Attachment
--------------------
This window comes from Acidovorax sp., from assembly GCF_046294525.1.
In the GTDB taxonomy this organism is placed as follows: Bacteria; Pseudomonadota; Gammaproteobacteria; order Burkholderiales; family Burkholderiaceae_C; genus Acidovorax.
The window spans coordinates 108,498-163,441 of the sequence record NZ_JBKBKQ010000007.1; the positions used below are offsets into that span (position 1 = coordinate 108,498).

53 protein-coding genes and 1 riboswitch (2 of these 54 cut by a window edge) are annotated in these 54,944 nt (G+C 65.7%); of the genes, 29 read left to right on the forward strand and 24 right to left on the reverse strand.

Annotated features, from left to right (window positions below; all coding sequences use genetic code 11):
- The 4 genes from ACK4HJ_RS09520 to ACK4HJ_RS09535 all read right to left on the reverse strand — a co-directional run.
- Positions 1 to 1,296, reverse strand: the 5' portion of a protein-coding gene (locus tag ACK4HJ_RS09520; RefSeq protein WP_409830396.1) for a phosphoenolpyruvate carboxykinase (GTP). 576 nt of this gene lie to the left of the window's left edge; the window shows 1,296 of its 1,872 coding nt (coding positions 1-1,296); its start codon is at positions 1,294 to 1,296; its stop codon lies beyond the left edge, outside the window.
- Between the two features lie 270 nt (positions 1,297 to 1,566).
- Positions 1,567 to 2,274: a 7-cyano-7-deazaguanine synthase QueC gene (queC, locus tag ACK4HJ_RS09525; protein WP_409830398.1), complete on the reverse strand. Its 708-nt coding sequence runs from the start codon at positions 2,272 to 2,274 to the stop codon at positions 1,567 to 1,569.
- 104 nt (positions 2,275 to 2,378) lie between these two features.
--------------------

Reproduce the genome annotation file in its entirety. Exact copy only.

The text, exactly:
This window comes from Acidovorax sp., from assembly GCF_046294525.1.
In the GTDB taxonomy this organism is placed as follows: Bacteria; Pseudomonadota; Gammaproteobacteria; order Burkholderiales; family Burkholderiaceae_C; genus Acidovorax.
The window spans coordinates 108,498-163,441 of the sequence record NZ_JBKBKQ010000007.1; the positions used below are offsets into that span (position 1 = coordinate 108,498).

53 protein-coding genes and 1 riboswitch (2 of these 54 cut by a window edge) are annotated in these 54,944 nt (G+C 65.7%); of the genes, 29 read left to right on the forward strand and 24 right to left on the reverse strand.

Annotated features, from left to right (window positions below; all coding sequences use genetic code 11):
- The 4 genes from ACK4HJ_RS09520 to ACK4HJ_RS09535 all read right to left on the reverse strand — a co-directional run.
- Positions 1 to 1,296, reverse strand: the 5' portion of a protein-coding gene (locus tag ACK4HJ_RS09520; RefSeq protein WP_409830396.1) for a phosphoenolpyruvate carboxykinase (GTP). 576 nt of this gene lie to the left of the window's left edge; the window shows 1,296 of its 1,872 coding nt (coding positions 1-1,296); its start codon is at positions 1,294 to 1,296; its stop codon lies beyond the left edge, outside the window.
- Between the two features lie 270 nt (positions 1,297 to 1,566).
- Positions 1,567 to 2,274: a 7-cyano-7-deazaguanine synthase QueC gene (queC, locus tag ACK4HJ_RS09525; protein WP_409830398.1), complete on the reverse strand. Its 708-nt coding sequence runs from the start codon at positions 2,272 to 2,274 to the stop codon at positions 1,567 to 1,569.
- 104 nt (positions 2,275 to 2,378) lie between these two features.